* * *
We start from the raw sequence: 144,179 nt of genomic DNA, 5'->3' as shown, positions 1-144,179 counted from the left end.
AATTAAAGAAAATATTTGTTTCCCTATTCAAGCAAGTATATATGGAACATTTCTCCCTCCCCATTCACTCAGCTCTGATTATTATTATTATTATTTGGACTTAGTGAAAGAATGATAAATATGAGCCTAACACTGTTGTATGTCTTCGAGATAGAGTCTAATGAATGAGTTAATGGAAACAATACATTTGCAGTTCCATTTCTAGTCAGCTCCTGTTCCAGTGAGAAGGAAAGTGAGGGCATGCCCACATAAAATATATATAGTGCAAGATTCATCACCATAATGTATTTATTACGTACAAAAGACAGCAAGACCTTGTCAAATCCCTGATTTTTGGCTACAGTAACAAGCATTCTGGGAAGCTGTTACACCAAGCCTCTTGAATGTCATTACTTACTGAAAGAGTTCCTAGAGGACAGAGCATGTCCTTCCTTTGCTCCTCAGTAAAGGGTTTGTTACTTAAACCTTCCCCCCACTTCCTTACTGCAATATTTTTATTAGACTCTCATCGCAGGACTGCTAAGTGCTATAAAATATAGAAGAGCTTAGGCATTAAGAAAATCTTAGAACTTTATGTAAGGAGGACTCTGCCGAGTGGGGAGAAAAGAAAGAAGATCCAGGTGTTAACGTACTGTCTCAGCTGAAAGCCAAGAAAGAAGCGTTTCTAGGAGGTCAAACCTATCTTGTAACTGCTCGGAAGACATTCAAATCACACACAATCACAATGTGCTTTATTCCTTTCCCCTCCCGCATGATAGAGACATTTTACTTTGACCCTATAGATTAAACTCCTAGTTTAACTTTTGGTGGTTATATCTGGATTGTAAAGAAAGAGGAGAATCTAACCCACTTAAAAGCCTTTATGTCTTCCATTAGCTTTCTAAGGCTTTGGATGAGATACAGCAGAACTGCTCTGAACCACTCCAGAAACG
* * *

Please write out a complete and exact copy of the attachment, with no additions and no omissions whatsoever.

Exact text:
We start from the raw sequence: 144,179 nt of genomic DNA, 5'->3' as shown, positions 1-144,179 counted from the left end.
AATTAAAGAAAATATTTGTTTCCCTATTCAAGCAAGTATATATGGAACATTTCTCCCTCCCCATTCACTCAGCTCTGATTATTATTATTATTATTTGGACTTAGTGAAAGAATGATAAATATGAGCCTAACACTGTTGTATGTCTTCGAGATAGAGTCTAATGAATGAGTTAATGGAAACAATACATTTGCAGTTCCATTTCTAGTCAGCTCCTGTTCCAGTGAGAAGGAAAGTGAGGGCATGCCCACATAAAATATATATAGTGCAAGATTCATCACCATAATGTATTTATTACGTACAAAAGACAGCAAGACCTTGTCAAATCCCTGATTTTTGGCTACAGTAACAAGCATTCTGGGAAGCTGTTACACCAAGCCTCTTGAATGTCATTACTTACTGAAAGAGTTCCTAGAGGACAGAGCATGTCCTTCCTTTGCTCCTCAGTAAAGGGTTTGTTACTTAAACCTTCCCCCCACTTCCTTACTGCAATATTTTTATTAGACTCTCATCGCAGGACTGCTAAGTGCTATAAAATATAGAAGAGCTTAGGCATTAAGAAAATCTTAGAACTTTATGTAAGGAGGACTCTGCCGAGTGGGGAGAAAAGAAAGAAGATCCAGGTGTTAACGTACTGTCTCAGCTGAAAGCCAAGAAAGAAGCGTTTCTAGGAGGTCAAACCTATCTTGTAACTGCTCGGAAGACATTCAAATCACACACAATCACAATGTGCTTTATTCCTTTCCCCTCCCGCATGATAGAGACATTTTACTTTGACCCTATAGATTAAACTCCTAGTTTAACTTTTGGTGGTTATATCTGGATTGTAAAGAAAGAGGAGAATCTAACCCACTTAAAAGCCTTTATGTCTTCCATTAGCTTTCTAAGGCTTTGGATGAGATACAGCAGAACTGCTCTGAACCACTCCAGAAACG